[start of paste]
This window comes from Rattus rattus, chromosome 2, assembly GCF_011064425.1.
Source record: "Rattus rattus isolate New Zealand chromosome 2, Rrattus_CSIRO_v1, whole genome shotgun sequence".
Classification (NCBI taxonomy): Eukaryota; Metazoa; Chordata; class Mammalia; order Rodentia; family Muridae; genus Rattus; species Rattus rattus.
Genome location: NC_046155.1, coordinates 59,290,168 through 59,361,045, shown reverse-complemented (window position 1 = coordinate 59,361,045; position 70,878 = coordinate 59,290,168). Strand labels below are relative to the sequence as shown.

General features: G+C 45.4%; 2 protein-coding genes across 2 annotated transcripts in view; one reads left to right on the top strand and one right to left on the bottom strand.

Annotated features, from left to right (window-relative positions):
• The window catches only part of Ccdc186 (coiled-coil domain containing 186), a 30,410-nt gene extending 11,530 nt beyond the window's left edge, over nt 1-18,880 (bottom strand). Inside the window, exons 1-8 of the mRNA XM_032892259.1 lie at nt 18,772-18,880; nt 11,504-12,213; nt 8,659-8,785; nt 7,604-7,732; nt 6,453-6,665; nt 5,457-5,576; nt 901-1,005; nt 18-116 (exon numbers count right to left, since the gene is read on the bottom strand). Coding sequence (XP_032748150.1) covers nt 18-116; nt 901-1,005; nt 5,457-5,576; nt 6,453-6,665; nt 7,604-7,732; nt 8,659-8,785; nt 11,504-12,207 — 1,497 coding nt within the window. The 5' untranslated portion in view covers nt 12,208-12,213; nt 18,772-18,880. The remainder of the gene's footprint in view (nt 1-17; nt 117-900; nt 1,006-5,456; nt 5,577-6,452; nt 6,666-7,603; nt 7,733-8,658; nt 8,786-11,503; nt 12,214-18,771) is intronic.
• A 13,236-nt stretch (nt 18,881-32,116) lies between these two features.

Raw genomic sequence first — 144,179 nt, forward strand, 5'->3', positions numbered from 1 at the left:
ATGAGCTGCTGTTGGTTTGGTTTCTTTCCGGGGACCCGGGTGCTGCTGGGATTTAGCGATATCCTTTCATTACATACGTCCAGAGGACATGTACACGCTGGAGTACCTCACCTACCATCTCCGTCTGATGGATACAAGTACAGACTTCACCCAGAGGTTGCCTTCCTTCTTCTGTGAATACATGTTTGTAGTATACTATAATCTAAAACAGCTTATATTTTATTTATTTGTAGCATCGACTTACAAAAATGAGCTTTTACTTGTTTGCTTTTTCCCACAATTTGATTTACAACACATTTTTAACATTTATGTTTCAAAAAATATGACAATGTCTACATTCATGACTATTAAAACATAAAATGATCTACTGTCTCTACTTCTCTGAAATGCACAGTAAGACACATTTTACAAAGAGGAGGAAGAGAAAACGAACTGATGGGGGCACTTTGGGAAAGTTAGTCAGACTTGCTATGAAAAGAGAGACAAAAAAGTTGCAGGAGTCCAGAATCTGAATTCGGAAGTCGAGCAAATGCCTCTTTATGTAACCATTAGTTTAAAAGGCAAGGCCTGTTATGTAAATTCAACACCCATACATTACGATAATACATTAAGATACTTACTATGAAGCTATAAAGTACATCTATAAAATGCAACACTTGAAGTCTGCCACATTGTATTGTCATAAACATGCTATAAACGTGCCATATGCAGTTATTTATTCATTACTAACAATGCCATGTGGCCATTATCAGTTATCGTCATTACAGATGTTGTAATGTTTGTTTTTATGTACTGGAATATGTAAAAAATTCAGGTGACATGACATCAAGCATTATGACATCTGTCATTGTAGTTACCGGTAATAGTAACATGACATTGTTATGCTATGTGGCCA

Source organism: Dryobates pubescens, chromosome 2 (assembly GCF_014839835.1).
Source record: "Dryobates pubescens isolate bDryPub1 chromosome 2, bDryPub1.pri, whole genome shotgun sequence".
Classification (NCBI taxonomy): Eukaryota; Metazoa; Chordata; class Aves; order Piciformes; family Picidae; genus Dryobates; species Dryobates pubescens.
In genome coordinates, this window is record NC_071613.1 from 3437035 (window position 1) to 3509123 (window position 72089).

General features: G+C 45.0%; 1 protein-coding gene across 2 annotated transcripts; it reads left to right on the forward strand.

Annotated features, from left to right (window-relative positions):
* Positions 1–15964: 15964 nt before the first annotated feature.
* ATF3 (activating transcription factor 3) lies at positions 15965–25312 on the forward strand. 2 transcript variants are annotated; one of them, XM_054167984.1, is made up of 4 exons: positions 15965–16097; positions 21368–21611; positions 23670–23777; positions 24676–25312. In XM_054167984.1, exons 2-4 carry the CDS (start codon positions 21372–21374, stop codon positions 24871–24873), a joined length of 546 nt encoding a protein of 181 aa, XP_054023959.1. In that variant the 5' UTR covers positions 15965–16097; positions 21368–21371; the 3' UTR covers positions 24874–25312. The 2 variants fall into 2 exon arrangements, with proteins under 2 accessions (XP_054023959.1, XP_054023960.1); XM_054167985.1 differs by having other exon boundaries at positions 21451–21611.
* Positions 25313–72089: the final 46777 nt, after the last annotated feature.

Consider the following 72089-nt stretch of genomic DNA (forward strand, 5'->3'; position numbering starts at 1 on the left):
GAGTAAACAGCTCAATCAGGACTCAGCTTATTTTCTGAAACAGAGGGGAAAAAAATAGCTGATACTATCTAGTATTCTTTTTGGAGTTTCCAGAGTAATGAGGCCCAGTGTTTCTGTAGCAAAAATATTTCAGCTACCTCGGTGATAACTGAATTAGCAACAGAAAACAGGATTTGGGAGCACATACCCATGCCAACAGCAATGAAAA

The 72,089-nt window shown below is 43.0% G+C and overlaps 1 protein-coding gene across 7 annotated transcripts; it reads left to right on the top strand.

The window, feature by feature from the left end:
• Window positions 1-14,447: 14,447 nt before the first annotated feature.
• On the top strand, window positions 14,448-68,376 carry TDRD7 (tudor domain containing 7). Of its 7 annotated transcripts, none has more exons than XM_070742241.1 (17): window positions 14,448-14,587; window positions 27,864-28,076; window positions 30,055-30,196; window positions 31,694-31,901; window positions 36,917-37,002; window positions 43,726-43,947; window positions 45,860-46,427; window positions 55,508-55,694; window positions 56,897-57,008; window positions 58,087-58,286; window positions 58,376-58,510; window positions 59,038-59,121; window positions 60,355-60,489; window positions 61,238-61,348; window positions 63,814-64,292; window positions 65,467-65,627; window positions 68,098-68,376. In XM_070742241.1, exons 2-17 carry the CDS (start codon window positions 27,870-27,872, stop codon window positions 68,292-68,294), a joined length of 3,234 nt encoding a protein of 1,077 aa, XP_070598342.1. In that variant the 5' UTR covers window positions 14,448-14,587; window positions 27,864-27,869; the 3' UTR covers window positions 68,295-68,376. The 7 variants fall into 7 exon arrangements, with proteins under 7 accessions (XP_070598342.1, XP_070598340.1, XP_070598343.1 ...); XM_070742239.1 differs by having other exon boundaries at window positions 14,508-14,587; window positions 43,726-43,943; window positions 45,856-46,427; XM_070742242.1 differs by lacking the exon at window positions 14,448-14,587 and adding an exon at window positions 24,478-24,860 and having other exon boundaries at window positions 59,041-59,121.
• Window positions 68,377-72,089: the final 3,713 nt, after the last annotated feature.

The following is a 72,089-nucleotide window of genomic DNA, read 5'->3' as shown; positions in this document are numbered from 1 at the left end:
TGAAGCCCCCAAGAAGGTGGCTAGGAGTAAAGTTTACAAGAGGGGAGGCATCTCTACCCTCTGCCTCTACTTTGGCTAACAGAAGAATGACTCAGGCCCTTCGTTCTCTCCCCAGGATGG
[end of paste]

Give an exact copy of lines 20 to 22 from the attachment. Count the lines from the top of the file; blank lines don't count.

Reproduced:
Consider the following 72089-nt stretch of genomic DNA (forward strand, 5'->3'; position numbering starts at 1 on the left):
GAGTAAACAGCTCAATCAGGACTCAGCTTATTTTCTGAAACAGAGGGGAAAAAAATAGCTGATACTATCTAGTATTCTTTTTGGAGTTTCCAGAGTAATGAGGCCCAGTGTTTCTGTAGCAAAAATATTTCAGCTACCTCGGTGATAACTGAATTAGCAACAGAAAACAGGATTTGGGAGCACATACCCATGCCAACAGCAATGAAAA

The 72,089-nt window shown below is 43.0% G+C and overlaps 1 protein-coding gene across 7 annotated transcripts; it reads left to right on the top strand.